This morning I read an article in the Wall Street Journal, one of the few news outlets that doesn’t tend to skew right or left and reports on the absurdities of life in modern America, about the trend that public high schools have taken towards eliminating the naming of Valedictorians and Salutatorians as hurting the feelings of those who just barely managed to graduate.
Knowing that my posting the link to the article on FaceBook would cause a knee-jerk reaction among some liberal educators that believe in group think, dumbing down curriculum, giving participation trophies, passing students who should be flunked, grade inflation, and eliminating competition at such a tender age, I proceeded with some amusement.
Most of my peers agree that actions such as this, which masquerade as fairness, only serve to continue the downwards slide of the education system in America that was once the envy of the modern world. The USA spends more per capita on education than any other first world nation; however, we rank far down the list on the success of our students. The skidding towards the bottom can be attributed to the changes in the system which promotes mediocrity, insists on teaching to the lowest common denominator, inflating grades so that an underachiever doesn’t feel like a loser, passing those who should be held back in an attempt to increase self-esteem, and creating a curriculum that panders to special interest groups.
The system is broken when it becomes paramount to focus on the psyches of those for whom a high school diploma is the highlight of his or her life. No wonder people want to send their children to private schools where the students are challenged and where success actually means something.
To me it is tragic that one would even suggest that graduating from high school at the age of 18 should be the pinnacle of one’s existence. I personally know and love numerous people that graduated from high school, did not go to university and still succeeded because of hard work, intelligence, a drive to be accomplished and better oneself and the acceptance that nobody owes us anything. Why should a school system eliminate an award to help underachievers feel good? I am appalled and perplexed.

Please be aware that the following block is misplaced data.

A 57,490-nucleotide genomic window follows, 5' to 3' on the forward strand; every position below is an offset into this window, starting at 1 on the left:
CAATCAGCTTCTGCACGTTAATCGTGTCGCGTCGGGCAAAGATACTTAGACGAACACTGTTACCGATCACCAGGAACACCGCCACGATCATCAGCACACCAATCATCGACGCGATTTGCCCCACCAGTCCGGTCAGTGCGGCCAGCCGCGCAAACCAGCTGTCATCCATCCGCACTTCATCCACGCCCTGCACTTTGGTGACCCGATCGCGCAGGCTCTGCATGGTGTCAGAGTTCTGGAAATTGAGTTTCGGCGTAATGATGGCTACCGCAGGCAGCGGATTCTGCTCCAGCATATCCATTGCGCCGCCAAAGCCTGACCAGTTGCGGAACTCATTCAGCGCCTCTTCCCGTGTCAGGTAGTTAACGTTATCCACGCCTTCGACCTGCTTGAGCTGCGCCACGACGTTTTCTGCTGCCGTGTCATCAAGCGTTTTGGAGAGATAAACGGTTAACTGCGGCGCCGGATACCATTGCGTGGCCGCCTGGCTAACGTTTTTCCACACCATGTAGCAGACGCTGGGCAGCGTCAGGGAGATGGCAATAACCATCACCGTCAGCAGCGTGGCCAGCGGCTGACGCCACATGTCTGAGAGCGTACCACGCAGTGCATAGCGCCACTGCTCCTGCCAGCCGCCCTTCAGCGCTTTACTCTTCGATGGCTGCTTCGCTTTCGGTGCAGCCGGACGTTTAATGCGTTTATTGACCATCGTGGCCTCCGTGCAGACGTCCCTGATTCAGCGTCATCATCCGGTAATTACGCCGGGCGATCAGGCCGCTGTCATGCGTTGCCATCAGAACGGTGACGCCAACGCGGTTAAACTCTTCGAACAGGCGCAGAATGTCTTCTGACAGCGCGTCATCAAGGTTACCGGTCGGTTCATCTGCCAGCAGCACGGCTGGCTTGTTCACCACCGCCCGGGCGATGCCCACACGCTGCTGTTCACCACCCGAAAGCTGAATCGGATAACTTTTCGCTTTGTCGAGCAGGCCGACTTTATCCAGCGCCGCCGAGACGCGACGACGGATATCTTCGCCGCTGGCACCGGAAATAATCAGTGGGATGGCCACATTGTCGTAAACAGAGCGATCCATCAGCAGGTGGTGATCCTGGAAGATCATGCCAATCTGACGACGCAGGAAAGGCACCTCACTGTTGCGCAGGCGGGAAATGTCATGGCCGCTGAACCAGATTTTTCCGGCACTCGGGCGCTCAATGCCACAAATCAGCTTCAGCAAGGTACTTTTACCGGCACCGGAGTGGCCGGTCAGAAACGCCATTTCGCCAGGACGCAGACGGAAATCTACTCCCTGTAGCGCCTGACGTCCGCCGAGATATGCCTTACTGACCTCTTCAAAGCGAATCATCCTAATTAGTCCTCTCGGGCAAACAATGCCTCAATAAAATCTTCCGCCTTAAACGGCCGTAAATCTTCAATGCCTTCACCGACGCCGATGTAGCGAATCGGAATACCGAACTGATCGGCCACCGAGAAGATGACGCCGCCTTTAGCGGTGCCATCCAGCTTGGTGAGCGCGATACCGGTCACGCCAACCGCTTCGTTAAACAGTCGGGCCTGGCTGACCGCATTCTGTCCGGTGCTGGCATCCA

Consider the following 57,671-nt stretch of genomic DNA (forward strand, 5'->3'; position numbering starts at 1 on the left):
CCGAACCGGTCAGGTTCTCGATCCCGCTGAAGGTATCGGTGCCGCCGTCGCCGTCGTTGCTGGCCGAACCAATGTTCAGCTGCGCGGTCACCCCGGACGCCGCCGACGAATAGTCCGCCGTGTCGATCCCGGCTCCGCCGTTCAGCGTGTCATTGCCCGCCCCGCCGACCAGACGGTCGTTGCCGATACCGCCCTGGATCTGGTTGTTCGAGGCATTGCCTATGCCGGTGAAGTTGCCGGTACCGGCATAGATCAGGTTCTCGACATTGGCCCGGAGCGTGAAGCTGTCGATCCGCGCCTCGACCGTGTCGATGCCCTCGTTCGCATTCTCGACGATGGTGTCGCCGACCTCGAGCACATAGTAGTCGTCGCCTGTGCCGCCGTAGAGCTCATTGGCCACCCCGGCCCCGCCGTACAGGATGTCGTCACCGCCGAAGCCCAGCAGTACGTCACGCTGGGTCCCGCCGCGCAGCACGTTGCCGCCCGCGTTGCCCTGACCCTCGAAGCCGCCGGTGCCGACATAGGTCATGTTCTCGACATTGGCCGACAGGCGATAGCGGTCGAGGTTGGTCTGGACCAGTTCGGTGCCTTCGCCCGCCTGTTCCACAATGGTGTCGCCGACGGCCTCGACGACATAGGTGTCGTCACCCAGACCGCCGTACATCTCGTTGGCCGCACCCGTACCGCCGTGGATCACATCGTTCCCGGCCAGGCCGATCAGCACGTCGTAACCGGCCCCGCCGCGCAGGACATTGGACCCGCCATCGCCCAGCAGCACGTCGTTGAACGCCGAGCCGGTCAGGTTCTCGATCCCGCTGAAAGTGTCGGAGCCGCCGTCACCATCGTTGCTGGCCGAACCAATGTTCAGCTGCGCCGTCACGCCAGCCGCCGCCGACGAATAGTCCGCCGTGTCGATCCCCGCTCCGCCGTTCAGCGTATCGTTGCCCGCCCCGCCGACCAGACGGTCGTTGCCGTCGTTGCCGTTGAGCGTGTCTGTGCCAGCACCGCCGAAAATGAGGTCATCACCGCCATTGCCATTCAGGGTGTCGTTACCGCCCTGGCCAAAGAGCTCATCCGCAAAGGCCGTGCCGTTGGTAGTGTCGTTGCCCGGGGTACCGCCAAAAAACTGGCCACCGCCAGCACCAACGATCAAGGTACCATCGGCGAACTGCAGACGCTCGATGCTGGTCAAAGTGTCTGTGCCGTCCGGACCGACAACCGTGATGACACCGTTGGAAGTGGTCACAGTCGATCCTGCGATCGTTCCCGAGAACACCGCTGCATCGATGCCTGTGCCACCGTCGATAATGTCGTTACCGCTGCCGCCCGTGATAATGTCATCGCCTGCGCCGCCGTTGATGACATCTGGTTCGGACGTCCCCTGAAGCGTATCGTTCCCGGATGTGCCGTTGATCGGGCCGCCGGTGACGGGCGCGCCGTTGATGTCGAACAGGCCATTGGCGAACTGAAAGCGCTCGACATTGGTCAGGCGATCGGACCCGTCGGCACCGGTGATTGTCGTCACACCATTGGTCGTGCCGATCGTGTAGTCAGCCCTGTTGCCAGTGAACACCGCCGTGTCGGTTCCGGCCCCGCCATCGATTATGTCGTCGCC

In the REAL WORLD there are no participation trophies. If 30 applicants post for a position in the corporate world a company doesn’t find the room or the budget to create 30 vice-presidents. There is one successful applicant and 29 that must accept the reality, refrain from complaining, and keep on working, and work harder or smarter for the next opportunity.
The local Winchester Star recently wrote about an organization holding classes to teach millennials life skills they didn’t learn in school. The American education system should be embarrassed that 30 year old educated adults need to be taught life skills because the students were so coddled that they didn’t learn how to lose, fail, fall, get back on the horse, find resilience, rise from the ashes like a phoenix, grow a pair, understand that life isn’t fair, that there are consequences for action and inaction, that money doesn’t grow on trees, that parents can’t fix everything, that self-sufficiency is empowering, that credit cards eventually must be paid, that good credit is really important to get a mortgage, that the bank doesn’t care if you bought shoes instead of paying the mortgage, that tattoos really don’t help one get a job, and that somebody always winds up on top - the Valedictorian.
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